So a user read your whole post, or at least skimmed to the end. If you want them to go to another page, you of course have to link to it.
End by suggesting an action
Just straight up telling someone to click something works pretty well. You could also suggest an article for them to read, tell them to subscribe, or anything else really. In that above screenshot, you’ll notice that Viget ends some of their posts by listing off other related posts that the reader might want to check out.
Use Jetpack related posts (or other)
Jetpack is an awesome plugin for WordPress that has tons of features. One of those is a related posts feature that shows related posts at the end of your post. I’m using it on this site, and it is a great way to show users other content they might be interested in.
Load next post
Auto loading the next post, or just having a link to the next post, is another good way to get people to keep reading. Maybe they didn’t find anything to click in the current article, but will find something in the next one.
A cool plugin that recently came out for auto loading the next post in WordPress is called Auto Load Next Post.
Use footer widgets
Much like you used widgets in the sidebar, you can use them in the footer to show people stuff to click. This could be your subscribe form, recent posts, top posts, recent activity (like comments), or anything at all. Just show them something to click to keep them on your site!
Redirect your email subscribers to a new page
Depending on your email subscribe form software, you can send users to a success page after they subscribe. So a user lands on a page on your site, subscribes, and is automatically sent to a second page.
If you use comments, redirect people after submitting a comment
I kind of hate dealing with comments and turned them off on my site (I do this on a lot of client sites too). I just hate dealing with spam and I feel bad if I don’t answer someone that comments right away.
Still, if you have the time to deal with them, comments are a great way to engage your community. One neat trick you can do with comments is redirect them after someone submits a comment so they go to a page where you thank them for commenting and ask them to join your subscription list.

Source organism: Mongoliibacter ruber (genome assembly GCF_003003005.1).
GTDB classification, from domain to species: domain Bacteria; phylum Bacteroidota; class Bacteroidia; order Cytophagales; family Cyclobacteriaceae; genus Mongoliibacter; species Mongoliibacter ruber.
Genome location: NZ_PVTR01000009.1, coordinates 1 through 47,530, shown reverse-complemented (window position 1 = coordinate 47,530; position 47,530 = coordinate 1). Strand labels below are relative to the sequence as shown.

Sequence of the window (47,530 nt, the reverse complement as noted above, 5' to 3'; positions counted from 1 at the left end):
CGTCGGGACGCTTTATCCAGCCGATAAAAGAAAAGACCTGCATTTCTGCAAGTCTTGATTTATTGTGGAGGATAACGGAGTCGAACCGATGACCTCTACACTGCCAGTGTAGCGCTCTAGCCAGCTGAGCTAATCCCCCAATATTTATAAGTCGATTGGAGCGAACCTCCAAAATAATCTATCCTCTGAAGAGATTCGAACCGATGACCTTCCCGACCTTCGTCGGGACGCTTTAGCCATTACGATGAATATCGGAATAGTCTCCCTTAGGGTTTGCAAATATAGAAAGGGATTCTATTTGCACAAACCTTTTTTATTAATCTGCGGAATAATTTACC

Not only does this reduce bounce rate as that users is seeing two pages, but it can grow your email list and turn a casual reader that just happened to comment into a long time user.
I guess this post turned out to not be all that WordPress specific, as there is info here that anyone could really use to reduce their bounce rate.
I did mention some special plugins for WordPress that you can specifically use. I’ll list those off again here:
- Jetpack Related Posts – Displays three related posts at the end of your post for users to click.
- Auto Load Next Post – Simply auto loads the previous post as you scroll down the page. Also changes the URL address and the page title from that post. Keep people reading, keep them on your site, and maybe they’ll click something.
- TimeSpan – TimeSpan is a simple, easy to set-up WordPress plugin that automatically calculates the approximate length of time it will take to read a blog post. By letting people know what they’re getting into, they might stick around.
- Comment Redirect – Redirect commentors who just made their first comment to a page of your choice. Allows you to ask them to subscribe, like you on Facebook, etc. Make sure no commentors bounce.
- WP Super Cache – Cache your pages to reduce page load times and keep people interested and on your page.
- SumoMe – A subscribe form that you can use to redirect people who subscribe to prevent them from bouncing.
I hope this post gave you a satisfactory answer to the question “How do I reduce my bounce rate in WordPress?”